"Typically, distribution center teams have a clear understanding of their functional requirements, but not the solution," he explains.
"Redcats had a conceptual solution in mind - we reviewed alternatives, added enhancements, and validated performance."
The Nitty Gritty
The two teams worked closely together to hammer out all the details. The new design built out the existing building to 807,000 square feet to accommodate production for all the catalogs.
After the addition was built, Redcats and Dematic began the transition to the new system by moving over low-volume items first. During this time, Redcats ran the old and new systems in parallel, eventually moving completely to the new system.
Within the new facility, a sophisticated materials handling system keeps the high-volume business moving at top speed. The new equipment includes two high-speed cross-belt sorters and an integrated conveyor network into the picking system. Each carrier on the conveyor features mini-belts, which allow for tight centerlines from chute to chute. The result is a compact layout that occupies half the space of a tilt-tray sorter.
The new picking system encompasses three floors in the newly expanded DC. Pickers select items from shelving, apply a bar-code ticket, then place the items into tote boxes that also receive a bar-code label. The take-away conveyor speeds the totes to a 10-lane conveyor buffer area, where they are scanned and automatically sorted into batches.
Because system throughput was of utmost importance to Redcats, Dematic designed the system to include "luffing" conveyors, which feed goods either onto the upper or lower carrier, or the sorter, according to the item's destination. The sorter moves at speeds of up to 315 feet per minute, directing items into the proper chute in the packing area.
At the heart of the operation is a Dematic sorter control system, which integrates with Redcats' legacy warehouse management system. The sophisticated software helps the sorter manage the task of assembling the items needed for a particular customer to be delivered by courier.
The new system was built with an eye to the future. Redcats currently processes about 18,200 items per hour, but can handle up to 30,000 items per hour.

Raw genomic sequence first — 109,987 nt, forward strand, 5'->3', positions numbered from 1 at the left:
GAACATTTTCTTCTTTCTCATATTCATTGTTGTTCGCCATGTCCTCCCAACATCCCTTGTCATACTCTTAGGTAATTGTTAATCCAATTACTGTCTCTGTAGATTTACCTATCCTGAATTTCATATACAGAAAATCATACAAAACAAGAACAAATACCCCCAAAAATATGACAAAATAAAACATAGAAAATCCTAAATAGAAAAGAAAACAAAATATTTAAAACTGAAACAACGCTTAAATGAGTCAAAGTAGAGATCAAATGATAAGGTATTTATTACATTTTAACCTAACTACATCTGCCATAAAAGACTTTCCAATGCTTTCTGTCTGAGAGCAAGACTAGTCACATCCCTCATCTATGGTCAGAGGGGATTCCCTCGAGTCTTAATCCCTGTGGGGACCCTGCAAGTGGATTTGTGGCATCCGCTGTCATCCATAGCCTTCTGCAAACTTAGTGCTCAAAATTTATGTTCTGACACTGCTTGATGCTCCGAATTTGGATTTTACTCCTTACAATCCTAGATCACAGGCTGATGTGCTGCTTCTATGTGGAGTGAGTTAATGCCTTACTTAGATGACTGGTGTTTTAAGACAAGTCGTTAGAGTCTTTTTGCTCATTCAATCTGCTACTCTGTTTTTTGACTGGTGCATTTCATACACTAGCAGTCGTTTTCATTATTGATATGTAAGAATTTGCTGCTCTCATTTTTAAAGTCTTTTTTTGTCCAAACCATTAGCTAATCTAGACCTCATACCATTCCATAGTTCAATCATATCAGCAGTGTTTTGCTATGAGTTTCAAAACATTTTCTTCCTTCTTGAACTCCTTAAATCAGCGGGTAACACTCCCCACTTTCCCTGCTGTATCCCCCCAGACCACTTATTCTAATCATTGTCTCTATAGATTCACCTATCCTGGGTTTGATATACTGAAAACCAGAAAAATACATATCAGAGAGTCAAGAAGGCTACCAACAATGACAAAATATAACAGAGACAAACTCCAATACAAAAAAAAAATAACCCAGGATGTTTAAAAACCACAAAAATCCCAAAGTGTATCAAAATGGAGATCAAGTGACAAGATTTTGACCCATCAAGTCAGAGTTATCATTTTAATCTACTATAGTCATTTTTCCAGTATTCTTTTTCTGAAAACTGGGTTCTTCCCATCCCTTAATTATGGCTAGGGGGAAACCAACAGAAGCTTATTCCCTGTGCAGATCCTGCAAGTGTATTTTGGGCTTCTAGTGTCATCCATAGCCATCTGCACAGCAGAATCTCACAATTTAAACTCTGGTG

"Redcats wanted a design that could move into the future," says Ruehrdanz, "so we built scalability into the new system."
Just What They Needed
The new design and equipment meet all of Redcats' needs. "Our pick rates have increased to as many as 300 items per hour," says Parker, "substantially reducing our price per parcel."
Redcats also gained efficiencies in its delivery system. "We can now give most of our deliveries to one courier network," says Parker. "We get one-on-one customer interaction that way, as well as delivery cost savings. We've also been able to increase the number of next-day deliveries, which customers appreciate."
The new equipment has functioned reliably. "We log very high equipment up-time— better than 99 percent," reports Parker. "We also achieved fast ROI."
Today Redcats boasts a perfectly functioning DC, with 100-percent operational efficiency. Ruehrdanz credits this "clean slate" to the perfect marriage between Redcats and Dematic.
"A design that included single-sortation processes between fulfillment and shipping led to the right configuration," he says. "The design makes this solution powerful."
Also powerful is the system's growth potential. As Redcats' catalog business continues to expand, the DC will be ready to handle the additional volume.
"The building can be expanded if needed, and the new materials handling system can expand right along with it," says Parker. "In addition, we have been able to maximize our designs and turn them into an efficient operating system."
The new materials handling system puts Redcats in a position to focus on extending its brands, and increasing its prominence in the market, he adds.